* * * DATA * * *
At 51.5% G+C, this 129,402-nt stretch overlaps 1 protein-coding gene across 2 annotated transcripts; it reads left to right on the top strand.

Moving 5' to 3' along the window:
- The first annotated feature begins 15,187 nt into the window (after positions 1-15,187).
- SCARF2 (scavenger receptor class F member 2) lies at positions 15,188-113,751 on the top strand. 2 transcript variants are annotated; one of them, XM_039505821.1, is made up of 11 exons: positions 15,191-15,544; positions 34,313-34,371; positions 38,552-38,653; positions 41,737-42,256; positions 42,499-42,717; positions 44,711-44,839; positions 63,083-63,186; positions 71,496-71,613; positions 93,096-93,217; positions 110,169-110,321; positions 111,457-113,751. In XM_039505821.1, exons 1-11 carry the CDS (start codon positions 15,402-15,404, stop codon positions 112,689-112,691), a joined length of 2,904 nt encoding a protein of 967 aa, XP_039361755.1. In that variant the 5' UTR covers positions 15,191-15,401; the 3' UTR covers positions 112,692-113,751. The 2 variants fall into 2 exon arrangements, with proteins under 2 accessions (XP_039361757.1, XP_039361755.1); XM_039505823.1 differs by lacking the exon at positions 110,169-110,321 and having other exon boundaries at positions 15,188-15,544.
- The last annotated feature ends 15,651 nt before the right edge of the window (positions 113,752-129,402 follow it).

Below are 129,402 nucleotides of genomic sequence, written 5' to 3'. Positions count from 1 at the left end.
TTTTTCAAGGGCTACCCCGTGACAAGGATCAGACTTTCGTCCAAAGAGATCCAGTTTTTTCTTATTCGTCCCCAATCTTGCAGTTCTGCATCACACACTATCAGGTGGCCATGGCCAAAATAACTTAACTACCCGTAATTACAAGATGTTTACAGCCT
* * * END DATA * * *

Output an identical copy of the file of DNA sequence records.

At 51.5% G+C, this 129,402-nt stretch overlaps 1 protein-coding gene across 2 annotated transcripts; it reads left to right on the top strand.

Moving 5' to 3' along the window:
- The first annotated feature begins 15,187 nt into the window (after positions 1-15,187).
- SCARF2 (scavenger receptor class F member 2) lies at positions 15,188-113,751 on the top strand. 2 transcript variants are annotated; one of them, XM_039505821.1, is made up of 11 exons: positions 15,191-15,544; positions 34,313-34,371; positions 38,552-38,653; positions 41,737-42,256; positions 42,499-42,717; positions 44,711-44,839; positions 63,083-63,186; positions 71,496-71,613; positions 93,096-93,217; positions 110,169-110,321; positions 111,457-113,751. In XM_039505821.1, exons 1-11 carry the CDS (start codon positions 15,402-15,404, stop codon positions 112,689-112,691), a joined length of 2,904 nt encoding a protein of 967 aa, XP_039361755.1. In that variant the 5' UTR covers positions 15,191-15,401; the 3' UTR covers positions 112,692-113,751. The 2 variants fall into 2 exon arrangements, with proteins under 2 accessions (XP_039361757.1, XP_039361755.1); XM_039505823.1 differs by lacking the exon at positions 110,169-110,321 and having other exon boundaries at positions 15,188-15,544.
- The last annotated feature ends 15,651 nt before the right edge of the window (positions 113,752-129,402 follow it).

Below are 129,402 nucleotides of genomic sequence, written 5' to 3'. Positions count from 1 at the left end.
TTTTTCAAGGGCTACCCCGTGACAAGGATCAGACTTTCGTCCAAAGAGATCCAGTTTTTTCTTATTCGTCCCCAATCTTGCAGTTCTGCATCACACACTATCAGGTGGCCATGGCCAAAATAACTTAACTACCCGTAATTACAAGATGTTTACAGCCT